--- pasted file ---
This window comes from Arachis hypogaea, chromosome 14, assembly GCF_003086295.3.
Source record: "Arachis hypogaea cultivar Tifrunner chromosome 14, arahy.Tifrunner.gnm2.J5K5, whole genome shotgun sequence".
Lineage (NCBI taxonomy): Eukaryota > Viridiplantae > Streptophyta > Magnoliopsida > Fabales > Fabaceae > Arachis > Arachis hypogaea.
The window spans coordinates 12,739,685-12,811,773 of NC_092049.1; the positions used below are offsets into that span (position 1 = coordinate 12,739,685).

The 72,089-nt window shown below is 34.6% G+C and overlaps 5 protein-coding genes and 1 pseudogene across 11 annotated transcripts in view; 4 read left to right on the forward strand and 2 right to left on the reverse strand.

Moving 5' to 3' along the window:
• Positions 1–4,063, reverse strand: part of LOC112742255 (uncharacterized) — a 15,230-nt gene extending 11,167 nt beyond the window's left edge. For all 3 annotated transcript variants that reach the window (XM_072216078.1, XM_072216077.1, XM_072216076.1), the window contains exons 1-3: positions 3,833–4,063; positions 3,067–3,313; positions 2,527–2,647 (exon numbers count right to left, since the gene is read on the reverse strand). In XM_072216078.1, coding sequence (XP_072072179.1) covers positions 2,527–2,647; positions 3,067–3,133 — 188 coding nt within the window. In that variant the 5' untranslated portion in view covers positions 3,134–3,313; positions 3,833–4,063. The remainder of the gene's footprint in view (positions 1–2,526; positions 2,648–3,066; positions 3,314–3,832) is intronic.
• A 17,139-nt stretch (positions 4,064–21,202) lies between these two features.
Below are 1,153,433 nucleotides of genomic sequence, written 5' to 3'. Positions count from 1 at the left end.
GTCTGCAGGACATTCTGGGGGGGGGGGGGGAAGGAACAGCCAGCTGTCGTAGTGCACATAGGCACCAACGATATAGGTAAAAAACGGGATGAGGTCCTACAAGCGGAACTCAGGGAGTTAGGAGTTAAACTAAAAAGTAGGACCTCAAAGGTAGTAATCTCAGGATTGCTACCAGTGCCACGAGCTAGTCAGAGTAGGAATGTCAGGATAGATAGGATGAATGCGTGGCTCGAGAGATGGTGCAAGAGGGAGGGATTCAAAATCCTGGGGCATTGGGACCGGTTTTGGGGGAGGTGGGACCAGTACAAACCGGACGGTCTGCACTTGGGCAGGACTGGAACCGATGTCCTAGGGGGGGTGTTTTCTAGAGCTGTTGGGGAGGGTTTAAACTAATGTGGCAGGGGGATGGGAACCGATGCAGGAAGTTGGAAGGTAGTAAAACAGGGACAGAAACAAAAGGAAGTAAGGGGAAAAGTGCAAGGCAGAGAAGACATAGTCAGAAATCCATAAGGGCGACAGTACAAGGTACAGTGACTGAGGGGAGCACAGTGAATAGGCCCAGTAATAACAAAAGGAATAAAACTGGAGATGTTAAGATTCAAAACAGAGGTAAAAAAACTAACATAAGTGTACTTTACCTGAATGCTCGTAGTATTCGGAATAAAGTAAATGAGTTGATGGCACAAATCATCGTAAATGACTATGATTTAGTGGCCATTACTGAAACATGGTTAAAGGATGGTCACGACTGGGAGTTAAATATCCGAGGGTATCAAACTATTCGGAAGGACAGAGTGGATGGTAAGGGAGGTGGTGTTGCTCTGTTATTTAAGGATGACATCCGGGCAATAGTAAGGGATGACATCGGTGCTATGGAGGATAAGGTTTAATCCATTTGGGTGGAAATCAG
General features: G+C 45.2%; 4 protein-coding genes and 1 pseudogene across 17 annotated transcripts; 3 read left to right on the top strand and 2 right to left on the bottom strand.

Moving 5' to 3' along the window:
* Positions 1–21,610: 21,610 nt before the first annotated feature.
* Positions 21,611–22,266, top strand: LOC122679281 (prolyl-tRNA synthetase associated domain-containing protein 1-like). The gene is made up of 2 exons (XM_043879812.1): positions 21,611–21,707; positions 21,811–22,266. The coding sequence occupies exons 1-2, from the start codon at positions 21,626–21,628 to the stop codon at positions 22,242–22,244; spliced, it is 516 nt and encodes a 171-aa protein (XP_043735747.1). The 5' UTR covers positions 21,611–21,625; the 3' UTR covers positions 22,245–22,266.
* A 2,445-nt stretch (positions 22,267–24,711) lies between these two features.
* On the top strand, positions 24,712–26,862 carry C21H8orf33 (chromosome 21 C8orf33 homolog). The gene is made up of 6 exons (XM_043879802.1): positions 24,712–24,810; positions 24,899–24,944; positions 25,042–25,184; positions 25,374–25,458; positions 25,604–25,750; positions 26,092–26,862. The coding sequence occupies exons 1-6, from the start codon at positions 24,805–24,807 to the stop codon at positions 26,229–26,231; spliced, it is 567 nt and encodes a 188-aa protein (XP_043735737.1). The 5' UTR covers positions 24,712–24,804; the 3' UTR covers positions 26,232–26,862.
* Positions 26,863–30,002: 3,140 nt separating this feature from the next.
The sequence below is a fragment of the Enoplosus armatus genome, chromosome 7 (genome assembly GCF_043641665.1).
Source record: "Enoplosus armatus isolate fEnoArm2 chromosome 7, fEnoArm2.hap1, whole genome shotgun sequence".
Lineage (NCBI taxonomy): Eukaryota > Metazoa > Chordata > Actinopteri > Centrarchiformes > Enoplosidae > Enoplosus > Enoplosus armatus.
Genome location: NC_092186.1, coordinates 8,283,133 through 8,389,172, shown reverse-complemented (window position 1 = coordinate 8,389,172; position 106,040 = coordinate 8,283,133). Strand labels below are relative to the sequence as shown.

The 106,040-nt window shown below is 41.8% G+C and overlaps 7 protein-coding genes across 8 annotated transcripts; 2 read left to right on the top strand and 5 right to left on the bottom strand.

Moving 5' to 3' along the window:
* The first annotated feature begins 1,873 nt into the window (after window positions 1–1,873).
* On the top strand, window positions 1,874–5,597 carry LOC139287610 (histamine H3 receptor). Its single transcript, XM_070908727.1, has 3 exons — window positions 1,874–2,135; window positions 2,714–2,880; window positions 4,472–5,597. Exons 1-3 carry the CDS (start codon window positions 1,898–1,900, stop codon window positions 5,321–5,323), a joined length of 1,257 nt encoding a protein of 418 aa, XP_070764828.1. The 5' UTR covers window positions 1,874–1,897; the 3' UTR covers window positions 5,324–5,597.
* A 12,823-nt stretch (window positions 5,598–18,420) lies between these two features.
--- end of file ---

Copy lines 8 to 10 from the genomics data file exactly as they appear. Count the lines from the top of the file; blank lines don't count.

• A 17,139-nt stretch (positions 4,064–21,202) lies between these two features.
Below are 1,153,433 nucleotides of genomic sequence, written 5' to 3'. Positions count from 1 at the left end.
GTCTGCAGGACATTCTGGGGGGGGGGGGGGAAGGAACAGCCAGCTGTCGTAGTGCACATAGGCACCAACGATATAGGTAAAAAACGGGATGAGGTCCTACAAGCGGAACTCAGGGAGTTAGGAGTTAAACTAAAAAGTAGGACCTCAAAGGTAGTAATCTCAGGATTGCTACCAGTGCCACGAGCTAGTCAGAGTAGGAATGTCAGGATAGATAGGATGAATGCGTGGCTCGAGAGATGGTGCAAGAGGGAGGGATTCAAAATCCTGGGGCATTGGGACCGGTTTTGGGGGAGGTGGGACCAGTACAAACCGGACGGTCTGCACTTGGGCAGGACTGGAACCGATGTCCTAGGGGGGGTGTTTTCTAGAGCTGTTGGGGAGGGTTTAAACTAATGTGGCAGGGGGATGGGAACCGATGCAGGAAGTTGGAAGGTAGTAAAACAGGGACAGAAACAAAAGGAAGTAAGGGGAAAAGTGCAAGGCAGAGAAGACATAGTCAGAAATCCATAAGGGCGACAGTACAAGGTACAGTGACTGAGGGGAGCACAGTGAATAGGCCCAGTAATAACAAAAGGAATAAAACTGGAGATGTTAAGATTCAAAACAGAGGTAAAAAAACTAACATAAGTGTACTTTACCTGAATGCTCGTAGTATTCGGAATAAAGTAAATGAGTTGATGGCACAAATCATCGTAAATGACTATGATTTAGTGGCCATTACTGAAACATGGTTAAAGGATGGTCACGACTGGGAGTTAAATATCCGAGGGTATCAAACTATTCGGAAGGACAGAGTGGATGGTAAGGGAGGTGGTGTTGCTCTGTTATTTAAGGATGACATCCGGGCAATAGTAAGGGATGACATCGGTGCTATGGAGGATAAGGTTTAATCCATTTGGGTGGAAATCAG